Effects of Electroconvulsive Therapy (ECT) on Serotonin-1A Receptor Binding
In treatment-resistant depression, electroconvulsive therapy (ECT) has been shown to effectively reduce depressive symptoms, though the underlying neurobiological mechanism is still unclear. The serotonergic system, and in particular the inhibitory serotonin-1A (5-HT1A) receptor, appears to be significantly involved in the effectiveness of ECT. The aim of the study is to assess the effects of ECT on the 5-HT1A receptor binding potential (BPND) and distribution in humans in vivo using positron emission tomography (PET) and the radioligand [carbonyl-11C]WAY-100635.
12 patients suffering from severe, therapy-resistant unipolar depression will undergo 3 PET scans, two of these scans taking place before the ECT treatment, consisting of 6-14 ECTs, the third scan taking place after the ECT treatment.
This imaging study hypothesizes that upon completion of the ECT, the overall 5-HT1A receptor BPND in the brain of depressed patients will significantly change.
This study would be the first to demonstrate an effect of electroconvulsive therapy on the 5-HT1A receptor binding in humans in vivo. Given the involvement of the 5-HT1A receptor in the pathophysiology of mood disorders, the present study would be an important step towards a better understanding of antidepressant treatment and treatment response. By comparing treatment effect and the underlying biological mechanism, the study might help to identify biomarkers that distinguish patients who are likely to benefit from ECT from patients who will rather be non-responders. Finally, by investigating the role of the 5-HT1A receptor in ECT, is highly discussed relevance for antidepressant action will be further elucidated and might prepare the ground for new therapeutic strategies.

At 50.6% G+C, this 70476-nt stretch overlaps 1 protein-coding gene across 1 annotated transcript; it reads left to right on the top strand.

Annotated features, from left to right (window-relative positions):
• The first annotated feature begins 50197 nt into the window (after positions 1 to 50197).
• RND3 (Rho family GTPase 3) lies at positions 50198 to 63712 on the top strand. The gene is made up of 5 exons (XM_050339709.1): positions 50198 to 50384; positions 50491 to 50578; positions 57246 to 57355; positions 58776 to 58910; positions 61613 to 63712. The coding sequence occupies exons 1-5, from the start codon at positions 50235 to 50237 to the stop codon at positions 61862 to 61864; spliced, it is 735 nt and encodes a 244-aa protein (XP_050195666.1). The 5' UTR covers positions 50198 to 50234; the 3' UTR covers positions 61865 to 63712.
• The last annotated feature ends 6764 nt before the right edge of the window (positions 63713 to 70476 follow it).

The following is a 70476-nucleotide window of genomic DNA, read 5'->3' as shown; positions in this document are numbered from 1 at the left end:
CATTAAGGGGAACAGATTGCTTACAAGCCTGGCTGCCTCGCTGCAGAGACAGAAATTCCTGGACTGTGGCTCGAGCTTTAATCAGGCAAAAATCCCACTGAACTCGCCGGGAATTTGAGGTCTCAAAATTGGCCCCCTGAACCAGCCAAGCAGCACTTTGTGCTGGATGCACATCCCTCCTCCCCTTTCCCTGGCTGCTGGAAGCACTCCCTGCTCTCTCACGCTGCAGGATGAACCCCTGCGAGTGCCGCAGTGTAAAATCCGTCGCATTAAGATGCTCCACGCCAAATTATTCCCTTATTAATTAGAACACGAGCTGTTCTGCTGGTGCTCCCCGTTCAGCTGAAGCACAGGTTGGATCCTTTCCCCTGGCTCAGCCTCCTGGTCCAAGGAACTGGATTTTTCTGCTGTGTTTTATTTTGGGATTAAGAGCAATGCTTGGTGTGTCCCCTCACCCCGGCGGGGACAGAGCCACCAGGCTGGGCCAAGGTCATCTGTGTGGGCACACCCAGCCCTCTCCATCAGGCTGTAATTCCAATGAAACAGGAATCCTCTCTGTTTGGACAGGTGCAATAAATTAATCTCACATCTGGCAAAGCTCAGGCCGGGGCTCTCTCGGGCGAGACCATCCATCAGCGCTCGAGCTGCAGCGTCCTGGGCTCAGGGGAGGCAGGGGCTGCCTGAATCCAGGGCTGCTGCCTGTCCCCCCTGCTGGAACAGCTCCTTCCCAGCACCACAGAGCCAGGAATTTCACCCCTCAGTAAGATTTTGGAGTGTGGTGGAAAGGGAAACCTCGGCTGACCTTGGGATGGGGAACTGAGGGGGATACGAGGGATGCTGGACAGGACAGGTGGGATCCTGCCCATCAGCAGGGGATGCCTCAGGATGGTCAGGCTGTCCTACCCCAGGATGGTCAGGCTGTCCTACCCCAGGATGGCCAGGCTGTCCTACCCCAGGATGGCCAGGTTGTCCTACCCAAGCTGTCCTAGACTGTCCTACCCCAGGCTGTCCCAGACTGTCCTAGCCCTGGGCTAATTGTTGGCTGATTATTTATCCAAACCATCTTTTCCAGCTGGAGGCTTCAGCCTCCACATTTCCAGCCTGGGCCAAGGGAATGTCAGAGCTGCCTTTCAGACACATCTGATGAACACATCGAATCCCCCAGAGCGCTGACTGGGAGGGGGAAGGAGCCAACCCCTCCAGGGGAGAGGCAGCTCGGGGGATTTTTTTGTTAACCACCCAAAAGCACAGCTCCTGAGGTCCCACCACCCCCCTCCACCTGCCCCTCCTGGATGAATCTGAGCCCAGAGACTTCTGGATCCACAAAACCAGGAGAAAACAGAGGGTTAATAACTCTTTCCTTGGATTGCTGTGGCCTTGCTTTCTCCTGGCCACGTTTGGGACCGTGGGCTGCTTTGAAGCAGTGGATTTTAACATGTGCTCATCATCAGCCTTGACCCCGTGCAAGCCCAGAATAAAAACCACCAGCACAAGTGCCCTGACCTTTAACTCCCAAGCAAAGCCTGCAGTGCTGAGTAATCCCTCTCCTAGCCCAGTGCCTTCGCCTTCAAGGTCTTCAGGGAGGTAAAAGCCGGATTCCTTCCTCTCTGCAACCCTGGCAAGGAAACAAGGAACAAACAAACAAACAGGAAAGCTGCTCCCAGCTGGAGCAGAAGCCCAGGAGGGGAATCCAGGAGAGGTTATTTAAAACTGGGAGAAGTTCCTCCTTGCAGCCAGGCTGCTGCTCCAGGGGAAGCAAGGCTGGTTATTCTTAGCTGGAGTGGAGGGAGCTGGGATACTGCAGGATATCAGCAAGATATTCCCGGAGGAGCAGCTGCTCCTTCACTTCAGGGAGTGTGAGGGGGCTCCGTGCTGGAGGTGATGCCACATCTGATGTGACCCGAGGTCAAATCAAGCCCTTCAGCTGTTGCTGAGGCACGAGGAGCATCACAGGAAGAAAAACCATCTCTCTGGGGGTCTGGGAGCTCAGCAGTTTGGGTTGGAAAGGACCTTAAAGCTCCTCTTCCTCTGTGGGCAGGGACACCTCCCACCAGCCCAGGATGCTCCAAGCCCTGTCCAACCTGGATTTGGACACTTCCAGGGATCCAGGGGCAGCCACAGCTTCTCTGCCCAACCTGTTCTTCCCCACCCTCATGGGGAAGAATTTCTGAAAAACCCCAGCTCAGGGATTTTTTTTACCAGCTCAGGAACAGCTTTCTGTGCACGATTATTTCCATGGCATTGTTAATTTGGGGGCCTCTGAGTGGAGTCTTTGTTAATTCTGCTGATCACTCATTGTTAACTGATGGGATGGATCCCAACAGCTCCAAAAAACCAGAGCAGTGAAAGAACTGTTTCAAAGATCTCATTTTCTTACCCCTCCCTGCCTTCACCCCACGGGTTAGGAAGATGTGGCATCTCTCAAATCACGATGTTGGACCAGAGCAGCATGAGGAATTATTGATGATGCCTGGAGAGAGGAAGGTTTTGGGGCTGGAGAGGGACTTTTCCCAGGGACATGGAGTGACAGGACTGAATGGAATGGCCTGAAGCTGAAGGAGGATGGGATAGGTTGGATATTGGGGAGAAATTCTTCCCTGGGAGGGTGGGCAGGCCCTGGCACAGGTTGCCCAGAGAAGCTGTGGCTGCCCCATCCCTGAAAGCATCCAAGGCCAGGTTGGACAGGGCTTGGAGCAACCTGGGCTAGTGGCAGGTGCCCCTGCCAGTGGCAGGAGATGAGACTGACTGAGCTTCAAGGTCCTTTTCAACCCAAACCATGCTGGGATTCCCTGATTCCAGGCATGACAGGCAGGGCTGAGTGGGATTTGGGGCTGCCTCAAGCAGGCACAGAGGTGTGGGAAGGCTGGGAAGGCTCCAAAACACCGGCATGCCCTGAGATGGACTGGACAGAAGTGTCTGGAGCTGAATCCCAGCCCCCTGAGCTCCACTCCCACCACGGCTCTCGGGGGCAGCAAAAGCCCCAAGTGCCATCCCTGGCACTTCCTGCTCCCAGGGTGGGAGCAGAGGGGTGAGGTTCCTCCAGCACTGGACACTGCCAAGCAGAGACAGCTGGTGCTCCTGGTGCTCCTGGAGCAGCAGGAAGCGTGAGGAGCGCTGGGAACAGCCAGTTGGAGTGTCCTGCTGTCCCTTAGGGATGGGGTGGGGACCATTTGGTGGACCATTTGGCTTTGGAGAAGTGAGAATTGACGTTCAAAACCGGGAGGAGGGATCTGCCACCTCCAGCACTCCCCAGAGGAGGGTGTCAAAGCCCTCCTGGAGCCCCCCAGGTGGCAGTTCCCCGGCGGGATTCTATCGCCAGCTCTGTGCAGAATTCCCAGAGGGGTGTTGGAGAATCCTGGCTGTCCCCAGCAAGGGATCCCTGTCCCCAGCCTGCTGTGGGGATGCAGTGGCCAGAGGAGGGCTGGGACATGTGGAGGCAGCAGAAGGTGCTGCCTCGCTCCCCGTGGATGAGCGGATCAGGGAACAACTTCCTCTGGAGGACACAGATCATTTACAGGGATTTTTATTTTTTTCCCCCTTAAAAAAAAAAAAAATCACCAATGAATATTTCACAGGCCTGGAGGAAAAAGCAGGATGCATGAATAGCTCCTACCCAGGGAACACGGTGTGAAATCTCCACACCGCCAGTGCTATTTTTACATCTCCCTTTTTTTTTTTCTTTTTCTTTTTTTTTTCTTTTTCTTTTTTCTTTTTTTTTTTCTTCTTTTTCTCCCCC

|Study Design:||Intervention Model: Single Group Assignment
Masking: Open Label
Primary Purpose: Basic Science
|Official Title:||Effects of Electroconvulsive Therapy on Serotonin-1A Receptor Binding in Major Depression|
- serotonin-1A receptor binding potential [ Time Frame: 2 months ] [ Designated as safety issue: No ]
|Study Start Date:||June 2009|
|Study Completion Date:||September 2011|
|Primary Completion Date:||September 2011 (Final data collection date for primary outcome measure)|
|Medical University of Vienna, Dept. of Psychiatry and Psychotherapy|
|Vienna, Austria, 1090|
|Principal Investigator:||Richard Frey, MD||Medical University of Vienna, Dept. of Psychiatry and Psychotherapy|